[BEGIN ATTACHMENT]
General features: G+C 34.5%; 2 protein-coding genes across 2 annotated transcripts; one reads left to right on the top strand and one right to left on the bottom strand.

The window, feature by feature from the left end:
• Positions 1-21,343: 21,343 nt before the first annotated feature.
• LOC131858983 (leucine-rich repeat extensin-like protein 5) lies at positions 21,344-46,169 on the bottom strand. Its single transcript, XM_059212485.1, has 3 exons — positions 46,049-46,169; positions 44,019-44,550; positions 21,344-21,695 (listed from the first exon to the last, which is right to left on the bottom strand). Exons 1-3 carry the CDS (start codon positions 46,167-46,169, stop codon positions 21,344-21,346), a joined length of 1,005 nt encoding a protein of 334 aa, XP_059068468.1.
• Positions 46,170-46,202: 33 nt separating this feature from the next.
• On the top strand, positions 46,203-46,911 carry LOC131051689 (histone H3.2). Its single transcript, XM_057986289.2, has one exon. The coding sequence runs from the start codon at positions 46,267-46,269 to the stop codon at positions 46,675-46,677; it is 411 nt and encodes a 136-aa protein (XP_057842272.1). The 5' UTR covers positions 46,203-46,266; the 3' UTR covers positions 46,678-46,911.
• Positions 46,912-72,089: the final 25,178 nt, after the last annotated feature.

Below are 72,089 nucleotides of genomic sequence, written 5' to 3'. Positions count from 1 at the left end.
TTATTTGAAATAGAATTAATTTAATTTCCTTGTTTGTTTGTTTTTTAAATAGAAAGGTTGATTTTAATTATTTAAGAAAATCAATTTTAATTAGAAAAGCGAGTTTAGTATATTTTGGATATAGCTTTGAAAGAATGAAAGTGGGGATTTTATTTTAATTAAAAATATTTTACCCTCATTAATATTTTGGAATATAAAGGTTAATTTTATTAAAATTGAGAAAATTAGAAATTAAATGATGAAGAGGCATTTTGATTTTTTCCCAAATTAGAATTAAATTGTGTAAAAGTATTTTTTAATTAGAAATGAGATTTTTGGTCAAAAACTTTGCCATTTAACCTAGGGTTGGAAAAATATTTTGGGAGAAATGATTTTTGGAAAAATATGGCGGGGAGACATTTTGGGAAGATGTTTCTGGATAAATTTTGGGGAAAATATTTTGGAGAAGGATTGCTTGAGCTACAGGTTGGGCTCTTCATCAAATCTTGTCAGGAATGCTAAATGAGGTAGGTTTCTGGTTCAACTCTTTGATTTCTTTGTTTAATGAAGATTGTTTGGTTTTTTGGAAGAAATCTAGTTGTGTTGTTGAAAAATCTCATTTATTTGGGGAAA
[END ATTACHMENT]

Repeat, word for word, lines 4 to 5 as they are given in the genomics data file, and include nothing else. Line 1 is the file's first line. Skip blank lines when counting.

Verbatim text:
• LOC131858983 (leucine-rich repeat extensin-like protein 5) lies at positions 21,344-46,169 on the bottom strand. Its single transcript, XM_059212485.1, has 3 exons — positions 46,049-46,169; positions 44,019-44,550; positions 21,344-21,695 (listed from the first exon to the last, which is right to left on the bottom strand). Exons 1-3 carry the CDS (start codon positions 46,167-46,169, stop codon positions 21,344-21,346), a joined length of 1,005 nt encoding a protein of 334 aa, XP_059068468.1.
• Positions 46,170-46,202: 33 nt separating this feature from the next.